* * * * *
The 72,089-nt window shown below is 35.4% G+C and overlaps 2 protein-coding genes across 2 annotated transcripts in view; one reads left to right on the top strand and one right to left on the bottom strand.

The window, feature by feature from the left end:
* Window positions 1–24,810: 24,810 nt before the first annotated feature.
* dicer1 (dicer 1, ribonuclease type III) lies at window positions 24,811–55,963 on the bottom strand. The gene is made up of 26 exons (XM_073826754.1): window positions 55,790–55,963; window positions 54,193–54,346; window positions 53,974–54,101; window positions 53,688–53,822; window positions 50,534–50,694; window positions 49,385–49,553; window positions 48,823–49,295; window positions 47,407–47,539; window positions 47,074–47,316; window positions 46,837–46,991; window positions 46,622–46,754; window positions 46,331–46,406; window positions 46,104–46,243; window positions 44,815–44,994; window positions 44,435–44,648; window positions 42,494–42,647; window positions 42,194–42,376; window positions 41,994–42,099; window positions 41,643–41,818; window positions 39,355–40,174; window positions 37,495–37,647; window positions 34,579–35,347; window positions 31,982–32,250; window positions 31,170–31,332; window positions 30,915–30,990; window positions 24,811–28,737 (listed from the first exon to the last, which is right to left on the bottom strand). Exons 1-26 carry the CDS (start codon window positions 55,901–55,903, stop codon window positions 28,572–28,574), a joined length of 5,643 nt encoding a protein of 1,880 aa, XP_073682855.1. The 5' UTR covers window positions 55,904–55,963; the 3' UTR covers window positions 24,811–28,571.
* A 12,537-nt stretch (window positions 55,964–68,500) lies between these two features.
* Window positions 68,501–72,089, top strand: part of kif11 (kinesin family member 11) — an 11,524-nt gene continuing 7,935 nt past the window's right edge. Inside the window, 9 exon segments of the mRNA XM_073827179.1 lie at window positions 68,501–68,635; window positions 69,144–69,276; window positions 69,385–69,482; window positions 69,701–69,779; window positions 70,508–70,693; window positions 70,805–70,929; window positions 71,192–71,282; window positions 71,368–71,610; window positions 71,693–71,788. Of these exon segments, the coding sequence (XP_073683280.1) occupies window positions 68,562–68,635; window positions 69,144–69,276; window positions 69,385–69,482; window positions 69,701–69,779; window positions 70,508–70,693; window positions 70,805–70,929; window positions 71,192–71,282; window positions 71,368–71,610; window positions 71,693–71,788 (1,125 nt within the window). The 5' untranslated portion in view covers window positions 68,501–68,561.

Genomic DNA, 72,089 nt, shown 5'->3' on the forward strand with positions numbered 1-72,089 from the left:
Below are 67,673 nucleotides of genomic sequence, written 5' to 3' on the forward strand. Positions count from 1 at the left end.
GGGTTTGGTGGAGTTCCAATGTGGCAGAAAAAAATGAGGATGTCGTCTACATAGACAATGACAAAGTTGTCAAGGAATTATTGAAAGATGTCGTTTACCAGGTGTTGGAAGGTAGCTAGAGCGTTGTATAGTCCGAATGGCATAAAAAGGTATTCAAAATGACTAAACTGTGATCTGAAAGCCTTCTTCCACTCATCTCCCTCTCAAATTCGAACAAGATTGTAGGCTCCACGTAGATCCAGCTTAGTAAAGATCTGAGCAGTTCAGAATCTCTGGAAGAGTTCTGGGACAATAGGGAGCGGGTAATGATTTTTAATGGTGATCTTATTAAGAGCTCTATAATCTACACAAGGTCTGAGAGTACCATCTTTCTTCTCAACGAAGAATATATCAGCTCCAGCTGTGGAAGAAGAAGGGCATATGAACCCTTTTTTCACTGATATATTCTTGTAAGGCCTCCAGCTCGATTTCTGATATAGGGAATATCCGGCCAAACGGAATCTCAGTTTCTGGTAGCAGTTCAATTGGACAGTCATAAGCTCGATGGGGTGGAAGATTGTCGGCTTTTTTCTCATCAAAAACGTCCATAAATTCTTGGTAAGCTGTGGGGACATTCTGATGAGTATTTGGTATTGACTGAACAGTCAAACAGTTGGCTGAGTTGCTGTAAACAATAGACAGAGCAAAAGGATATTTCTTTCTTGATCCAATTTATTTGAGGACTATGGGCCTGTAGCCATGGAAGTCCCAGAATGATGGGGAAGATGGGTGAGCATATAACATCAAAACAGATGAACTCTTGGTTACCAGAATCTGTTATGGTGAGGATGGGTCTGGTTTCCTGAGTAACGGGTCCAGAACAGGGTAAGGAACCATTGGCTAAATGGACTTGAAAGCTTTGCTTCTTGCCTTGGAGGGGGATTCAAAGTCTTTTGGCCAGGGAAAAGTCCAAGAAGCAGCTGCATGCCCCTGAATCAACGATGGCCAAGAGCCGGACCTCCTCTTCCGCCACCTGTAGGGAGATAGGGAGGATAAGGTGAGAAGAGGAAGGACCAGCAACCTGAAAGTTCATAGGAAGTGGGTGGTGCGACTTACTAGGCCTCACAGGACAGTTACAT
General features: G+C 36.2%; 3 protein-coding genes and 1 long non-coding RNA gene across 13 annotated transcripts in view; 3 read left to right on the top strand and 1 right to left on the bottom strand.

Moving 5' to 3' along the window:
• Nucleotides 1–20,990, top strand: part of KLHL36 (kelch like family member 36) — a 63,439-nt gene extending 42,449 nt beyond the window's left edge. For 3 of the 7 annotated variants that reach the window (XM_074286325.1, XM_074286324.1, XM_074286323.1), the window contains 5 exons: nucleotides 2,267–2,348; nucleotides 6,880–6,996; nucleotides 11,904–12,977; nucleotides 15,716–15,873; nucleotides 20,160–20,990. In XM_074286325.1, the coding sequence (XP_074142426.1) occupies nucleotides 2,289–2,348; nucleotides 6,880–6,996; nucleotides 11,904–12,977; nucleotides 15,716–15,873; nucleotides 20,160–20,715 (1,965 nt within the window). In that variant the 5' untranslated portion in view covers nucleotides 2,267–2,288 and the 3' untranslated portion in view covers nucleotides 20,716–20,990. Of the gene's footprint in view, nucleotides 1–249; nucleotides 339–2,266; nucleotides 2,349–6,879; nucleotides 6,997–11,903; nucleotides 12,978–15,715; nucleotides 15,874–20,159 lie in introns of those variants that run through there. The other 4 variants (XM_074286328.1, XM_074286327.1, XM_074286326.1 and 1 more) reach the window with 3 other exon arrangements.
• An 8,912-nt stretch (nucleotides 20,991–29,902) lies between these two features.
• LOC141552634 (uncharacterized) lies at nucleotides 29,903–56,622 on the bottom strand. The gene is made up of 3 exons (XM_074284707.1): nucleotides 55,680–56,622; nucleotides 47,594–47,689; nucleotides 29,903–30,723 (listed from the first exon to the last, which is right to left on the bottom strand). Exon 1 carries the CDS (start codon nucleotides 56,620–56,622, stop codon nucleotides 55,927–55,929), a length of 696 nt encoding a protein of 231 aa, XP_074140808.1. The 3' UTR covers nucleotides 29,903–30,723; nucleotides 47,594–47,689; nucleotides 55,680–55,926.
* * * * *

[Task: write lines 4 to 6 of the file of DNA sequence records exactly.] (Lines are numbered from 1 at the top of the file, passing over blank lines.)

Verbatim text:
* dicer1 (dicer 1, ribonuclease type III) lies at window positions 24,811–55,963 on the bottom strand. The gene is made up of 26 exons (XM_073826754.1): window positions 55,790–55,963; window positions 54,193–54,346; window positions 53,974–54,101; window positions 53,688–53,822; window positions 50,534–50,694; window positions 49,385–49,553; window positions 48,823–49,295; window positions 47,407–47,539; window positions 47,074–47,316; window positions 46,837–46,991; window positions 46,622–46,754; window positions 46,331–46,406; window positions 46,104–46,243; window positions 44,815–44,994; window positions 44,435–44,648; window positions 42,494–42,647; window positions 42,194–42,376; window positions 41,994–42,099; window positions 41,643–41,818; window positions 39,355–40,174; window positions 37,495–37,647; window positions 34,579–35,347; window positions 31,982–32,250; window positions 31,170–31,332; window positions 30,915–30,990; window positions 24,811–28,737 (listed from the first exon to the last, which is right to left on the bottom strand). Exons 1-26 carry the CDS (start codon window positions 55,901–55,903, stop codon window positions 28,572–28,574), a joined length of 5,643 nt encoding a protein of 1,880 aa, XP_073682855.1. The 5' UTR covers window positions 55,904–55,963; the 3' UTR covers window positions 24,811–28,571.
* A 12,537-nt stretch (window positions 55,964–68,500) lies between these two features.
* Window positions 68,501–72,089, top strand: part of kif11 (kinesin family member 11) — an 11,524-nt gene continuing 7,935 nt past the window's right edge. Inside the window, 9 exon segments of the mRNA XM_073827179.1 lie at window positions 68,501–68,635; window positions 69,144–69,276; window positions 69,385–69,482; window positions 69,701–69,779; window positions 70,508–70,693; window positions 70,805–70,929; window positions 71,192–71,282; window positions 71,368–71,610; window positions 71,693–71,788. Of these exon segments, the coding sequence (XP_073683280.1) occupies window positions 68,562–68,635; window positions 69,144–69,276; window positions 69,385–69,482; window positions 69,701–69,779; window positions 70,508–70,693; window positions 70,805–70,929; window positions 71,192–71,282; window positions 71,368–71,610; window positions 71,693–71,788 (1,125 nt within the window). The 5' untranslated portion in view covers window positions 68,501–68,561.